Newsletter – November 18, 2019

  • Newsletter – November 18, 2019


    Chinese Carriers Announce Huge Hong Kong Service Reduction
    It’s been over six months since pro-democracy protests began in Hong Kong. From an aviation perspective, these protests have caused massive disruptions at Hong Kong’s International Airport. One particularly tense point in the protests took place in September, when a group of masked protesters entered Terminal 1 after breaking a locked glass door on the ground floor. Read more here.

    Air Canada To Undergo Huge System Migration
    Travelers looking to amend or purchase flights with Air Canada on 18-19 November have been warned of service unavailability. This is whilst Air Canada undergoes a migration of its reservation system. Read more here.


    MSC vs Maersk: One line to rule them all
    Mediterranean Shipping Company (MSC) and Maersk might be partners in the 2M Alliance, a vessel-sharing agreement on the Asia-Europe, trans-Pacific and trans-Atlantic trades, but the world’s two largest container ship operators are also fierce competitors. Read more here.

    Tariffs threaten import/export trade at ports of Los Angeles, Long Beachf
    US tariffs introduced over the past two years – and the retaliatory tariffs that ensued – threaten US$186 billion in the nation’s economic activity and could result in $31 billion to $35 billion in extra costs to manufacturers and consumers, a study by the port of Los Angeles has found. Read more here.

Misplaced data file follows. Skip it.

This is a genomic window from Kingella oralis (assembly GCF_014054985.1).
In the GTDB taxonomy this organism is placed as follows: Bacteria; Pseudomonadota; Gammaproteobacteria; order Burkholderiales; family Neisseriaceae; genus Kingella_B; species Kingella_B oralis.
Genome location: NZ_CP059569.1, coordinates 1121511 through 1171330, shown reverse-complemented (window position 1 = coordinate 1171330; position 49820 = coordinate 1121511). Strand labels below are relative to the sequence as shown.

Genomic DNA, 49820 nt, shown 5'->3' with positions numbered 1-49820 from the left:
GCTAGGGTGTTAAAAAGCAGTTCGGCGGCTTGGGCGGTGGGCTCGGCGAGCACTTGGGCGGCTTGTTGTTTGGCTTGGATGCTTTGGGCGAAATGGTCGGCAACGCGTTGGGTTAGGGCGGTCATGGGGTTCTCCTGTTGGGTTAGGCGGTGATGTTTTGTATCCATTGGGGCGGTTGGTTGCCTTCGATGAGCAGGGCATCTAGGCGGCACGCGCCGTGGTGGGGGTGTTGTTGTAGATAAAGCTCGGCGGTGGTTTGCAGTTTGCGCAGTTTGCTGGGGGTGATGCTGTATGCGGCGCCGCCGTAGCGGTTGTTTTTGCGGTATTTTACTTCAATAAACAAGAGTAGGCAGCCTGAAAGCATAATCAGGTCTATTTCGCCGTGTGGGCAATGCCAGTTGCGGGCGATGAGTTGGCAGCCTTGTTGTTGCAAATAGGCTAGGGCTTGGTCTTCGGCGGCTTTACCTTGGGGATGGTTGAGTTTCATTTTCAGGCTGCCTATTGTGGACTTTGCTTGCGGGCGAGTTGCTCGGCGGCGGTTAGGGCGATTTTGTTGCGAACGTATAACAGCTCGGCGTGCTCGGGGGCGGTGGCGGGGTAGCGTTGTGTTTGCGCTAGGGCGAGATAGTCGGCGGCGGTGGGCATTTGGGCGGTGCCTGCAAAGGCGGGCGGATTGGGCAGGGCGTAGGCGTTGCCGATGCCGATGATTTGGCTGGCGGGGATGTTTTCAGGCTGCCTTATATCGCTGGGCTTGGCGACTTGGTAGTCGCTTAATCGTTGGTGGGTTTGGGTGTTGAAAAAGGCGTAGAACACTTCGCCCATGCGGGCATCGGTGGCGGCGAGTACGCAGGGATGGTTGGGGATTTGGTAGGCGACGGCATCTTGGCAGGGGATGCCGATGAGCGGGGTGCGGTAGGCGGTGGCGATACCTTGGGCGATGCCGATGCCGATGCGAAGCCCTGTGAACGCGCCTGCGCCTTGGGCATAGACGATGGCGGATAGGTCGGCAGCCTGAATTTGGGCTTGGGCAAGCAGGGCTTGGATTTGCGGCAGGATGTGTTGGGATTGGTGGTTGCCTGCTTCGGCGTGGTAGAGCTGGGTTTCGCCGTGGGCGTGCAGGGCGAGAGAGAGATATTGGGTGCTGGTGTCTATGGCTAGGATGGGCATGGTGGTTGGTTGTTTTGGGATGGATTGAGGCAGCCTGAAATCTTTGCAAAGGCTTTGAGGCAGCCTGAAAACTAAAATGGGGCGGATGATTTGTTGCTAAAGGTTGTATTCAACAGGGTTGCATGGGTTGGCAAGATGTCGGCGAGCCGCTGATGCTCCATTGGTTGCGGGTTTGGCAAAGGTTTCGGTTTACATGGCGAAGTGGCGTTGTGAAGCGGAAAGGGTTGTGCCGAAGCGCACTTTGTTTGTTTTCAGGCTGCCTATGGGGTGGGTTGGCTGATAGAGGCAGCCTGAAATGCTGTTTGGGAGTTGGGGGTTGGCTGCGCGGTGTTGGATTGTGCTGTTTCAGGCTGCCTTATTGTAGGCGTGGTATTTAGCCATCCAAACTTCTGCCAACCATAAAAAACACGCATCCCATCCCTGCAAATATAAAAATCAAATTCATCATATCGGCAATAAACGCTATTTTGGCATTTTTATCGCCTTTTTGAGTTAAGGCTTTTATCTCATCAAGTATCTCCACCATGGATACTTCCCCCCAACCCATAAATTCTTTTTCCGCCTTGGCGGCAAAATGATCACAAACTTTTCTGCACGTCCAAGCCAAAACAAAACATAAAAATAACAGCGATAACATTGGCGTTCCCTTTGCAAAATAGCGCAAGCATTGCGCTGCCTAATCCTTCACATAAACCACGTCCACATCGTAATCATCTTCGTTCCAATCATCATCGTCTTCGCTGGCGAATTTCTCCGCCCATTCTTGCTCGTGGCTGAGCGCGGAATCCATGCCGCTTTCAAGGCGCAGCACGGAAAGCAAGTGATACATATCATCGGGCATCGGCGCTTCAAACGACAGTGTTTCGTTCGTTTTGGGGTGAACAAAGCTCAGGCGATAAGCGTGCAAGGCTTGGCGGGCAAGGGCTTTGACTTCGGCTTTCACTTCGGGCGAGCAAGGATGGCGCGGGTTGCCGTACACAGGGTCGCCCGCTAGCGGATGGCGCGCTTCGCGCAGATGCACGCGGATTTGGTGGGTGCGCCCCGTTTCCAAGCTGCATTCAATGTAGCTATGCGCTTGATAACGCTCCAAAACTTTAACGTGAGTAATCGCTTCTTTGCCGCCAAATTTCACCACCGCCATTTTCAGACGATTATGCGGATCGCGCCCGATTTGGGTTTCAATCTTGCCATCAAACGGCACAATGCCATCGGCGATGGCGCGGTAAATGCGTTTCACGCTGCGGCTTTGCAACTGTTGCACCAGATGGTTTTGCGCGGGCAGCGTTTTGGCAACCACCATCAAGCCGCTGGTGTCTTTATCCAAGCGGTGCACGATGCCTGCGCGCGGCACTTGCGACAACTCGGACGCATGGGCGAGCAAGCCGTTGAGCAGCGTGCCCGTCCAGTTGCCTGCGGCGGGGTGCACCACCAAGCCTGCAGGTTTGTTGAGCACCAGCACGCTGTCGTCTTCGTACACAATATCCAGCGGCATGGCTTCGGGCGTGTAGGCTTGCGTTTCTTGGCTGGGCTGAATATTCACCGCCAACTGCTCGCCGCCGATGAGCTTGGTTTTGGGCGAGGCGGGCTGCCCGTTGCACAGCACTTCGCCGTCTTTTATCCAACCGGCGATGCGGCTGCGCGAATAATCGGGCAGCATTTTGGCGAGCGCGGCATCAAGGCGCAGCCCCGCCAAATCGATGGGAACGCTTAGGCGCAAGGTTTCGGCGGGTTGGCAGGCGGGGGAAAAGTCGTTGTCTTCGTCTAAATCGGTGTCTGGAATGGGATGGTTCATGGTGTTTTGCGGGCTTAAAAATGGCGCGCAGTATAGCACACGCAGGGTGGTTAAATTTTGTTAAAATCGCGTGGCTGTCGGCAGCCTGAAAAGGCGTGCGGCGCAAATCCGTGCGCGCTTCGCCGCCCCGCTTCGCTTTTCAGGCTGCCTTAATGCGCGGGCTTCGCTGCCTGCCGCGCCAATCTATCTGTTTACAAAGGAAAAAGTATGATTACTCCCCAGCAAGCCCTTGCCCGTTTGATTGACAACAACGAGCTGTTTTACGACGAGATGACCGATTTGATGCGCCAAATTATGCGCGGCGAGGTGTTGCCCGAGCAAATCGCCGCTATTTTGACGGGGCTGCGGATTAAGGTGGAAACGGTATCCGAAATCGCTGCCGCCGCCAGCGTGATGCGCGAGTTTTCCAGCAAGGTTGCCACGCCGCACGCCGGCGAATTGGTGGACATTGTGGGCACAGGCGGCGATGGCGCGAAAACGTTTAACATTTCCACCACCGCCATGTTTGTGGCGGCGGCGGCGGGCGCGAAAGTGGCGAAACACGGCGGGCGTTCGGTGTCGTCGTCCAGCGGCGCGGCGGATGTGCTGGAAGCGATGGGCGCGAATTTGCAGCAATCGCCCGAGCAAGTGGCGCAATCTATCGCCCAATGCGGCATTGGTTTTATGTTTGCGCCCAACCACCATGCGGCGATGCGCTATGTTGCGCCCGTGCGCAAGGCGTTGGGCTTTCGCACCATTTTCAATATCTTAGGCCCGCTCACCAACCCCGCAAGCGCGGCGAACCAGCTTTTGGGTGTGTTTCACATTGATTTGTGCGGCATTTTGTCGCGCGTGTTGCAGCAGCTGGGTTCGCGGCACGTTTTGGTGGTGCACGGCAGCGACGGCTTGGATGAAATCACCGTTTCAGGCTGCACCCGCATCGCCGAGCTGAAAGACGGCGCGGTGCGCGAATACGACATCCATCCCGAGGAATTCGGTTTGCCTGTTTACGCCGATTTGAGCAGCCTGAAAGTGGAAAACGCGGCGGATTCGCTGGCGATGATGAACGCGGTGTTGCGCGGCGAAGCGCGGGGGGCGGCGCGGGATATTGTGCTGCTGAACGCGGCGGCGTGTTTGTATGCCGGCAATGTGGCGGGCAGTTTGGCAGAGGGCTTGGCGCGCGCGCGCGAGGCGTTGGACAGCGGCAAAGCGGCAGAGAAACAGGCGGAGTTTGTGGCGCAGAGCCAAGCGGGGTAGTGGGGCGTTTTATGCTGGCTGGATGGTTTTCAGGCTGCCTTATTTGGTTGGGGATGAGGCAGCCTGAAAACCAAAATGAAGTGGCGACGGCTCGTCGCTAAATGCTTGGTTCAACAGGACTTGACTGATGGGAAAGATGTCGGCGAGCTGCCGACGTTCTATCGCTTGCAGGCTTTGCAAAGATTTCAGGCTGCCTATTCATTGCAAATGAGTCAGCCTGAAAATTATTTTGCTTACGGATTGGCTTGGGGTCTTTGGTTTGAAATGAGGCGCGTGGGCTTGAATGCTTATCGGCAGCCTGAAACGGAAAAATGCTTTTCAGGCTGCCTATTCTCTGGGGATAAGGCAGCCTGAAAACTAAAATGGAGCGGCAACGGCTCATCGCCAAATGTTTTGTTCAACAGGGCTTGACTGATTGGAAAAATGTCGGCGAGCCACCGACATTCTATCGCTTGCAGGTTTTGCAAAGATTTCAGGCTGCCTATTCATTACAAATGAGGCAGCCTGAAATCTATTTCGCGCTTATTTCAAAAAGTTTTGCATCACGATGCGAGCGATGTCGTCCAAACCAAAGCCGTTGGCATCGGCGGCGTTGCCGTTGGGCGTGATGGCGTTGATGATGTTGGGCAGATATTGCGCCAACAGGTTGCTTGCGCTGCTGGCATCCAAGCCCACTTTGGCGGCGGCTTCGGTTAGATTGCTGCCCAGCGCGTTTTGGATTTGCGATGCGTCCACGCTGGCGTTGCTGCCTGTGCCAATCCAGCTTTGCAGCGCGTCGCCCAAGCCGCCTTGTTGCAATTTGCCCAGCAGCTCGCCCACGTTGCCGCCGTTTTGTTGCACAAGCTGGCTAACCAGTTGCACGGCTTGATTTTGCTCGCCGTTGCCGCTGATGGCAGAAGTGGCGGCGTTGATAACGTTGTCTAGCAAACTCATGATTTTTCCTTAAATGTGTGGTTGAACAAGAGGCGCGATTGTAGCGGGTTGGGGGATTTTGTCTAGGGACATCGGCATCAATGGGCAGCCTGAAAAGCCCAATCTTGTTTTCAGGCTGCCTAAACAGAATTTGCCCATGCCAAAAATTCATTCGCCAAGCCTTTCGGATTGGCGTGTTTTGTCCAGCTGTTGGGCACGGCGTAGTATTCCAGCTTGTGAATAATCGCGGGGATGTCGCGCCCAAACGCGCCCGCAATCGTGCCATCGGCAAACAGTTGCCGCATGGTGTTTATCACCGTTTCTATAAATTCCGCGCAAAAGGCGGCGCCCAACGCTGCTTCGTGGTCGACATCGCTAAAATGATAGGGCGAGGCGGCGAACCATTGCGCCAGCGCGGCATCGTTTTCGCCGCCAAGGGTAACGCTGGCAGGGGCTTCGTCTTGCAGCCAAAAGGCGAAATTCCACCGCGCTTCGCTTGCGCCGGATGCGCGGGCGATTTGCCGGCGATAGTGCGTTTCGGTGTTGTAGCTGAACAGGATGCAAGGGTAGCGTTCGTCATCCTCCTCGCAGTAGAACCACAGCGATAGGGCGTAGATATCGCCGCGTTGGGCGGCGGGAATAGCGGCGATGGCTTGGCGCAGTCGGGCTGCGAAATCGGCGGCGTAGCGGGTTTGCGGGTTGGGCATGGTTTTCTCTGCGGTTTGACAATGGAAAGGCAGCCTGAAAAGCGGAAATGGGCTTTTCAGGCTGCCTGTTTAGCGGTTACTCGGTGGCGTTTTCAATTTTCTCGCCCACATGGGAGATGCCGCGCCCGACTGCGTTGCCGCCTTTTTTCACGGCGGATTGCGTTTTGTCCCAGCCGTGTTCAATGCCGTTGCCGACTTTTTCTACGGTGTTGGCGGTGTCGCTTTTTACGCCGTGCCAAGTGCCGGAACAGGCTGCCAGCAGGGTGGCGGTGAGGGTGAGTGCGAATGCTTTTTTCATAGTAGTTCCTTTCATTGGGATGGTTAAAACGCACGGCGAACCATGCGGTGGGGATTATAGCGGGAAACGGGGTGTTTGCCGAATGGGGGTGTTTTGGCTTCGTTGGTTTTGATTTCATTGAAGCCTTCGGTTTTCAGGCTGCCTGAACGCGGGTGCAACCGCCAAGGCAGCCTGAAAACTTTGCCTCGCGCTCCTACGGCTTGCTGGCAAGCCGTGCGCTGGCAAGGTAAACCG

Strike on Tuesday looms for Canadian National after Teamsters sends notice to company
    Talks are ongoing but there is now a strike notice overhanging Canadian National and its 3,200 Teamsters members.
    Both the company and the union announced late Saturday that the Teamsters had served a strike notice to CN. The  strike would occur just after the stroke of midnight on Tuesday, November 19.  Read more here.


    Commentary: Cargo screening vs. inspection
    In transportation analysis, it may be said that passengers are cargo that complain. For the most part, regulations can push passengers only so far before they reach a breaking point. Post-9/11 passenger regulations, as administered by the Transportation Security Administration (TSA), have meant that our laptops and other large electronic devices are pulled out of their carry-on bags and X-rayed separately.  Read more here.

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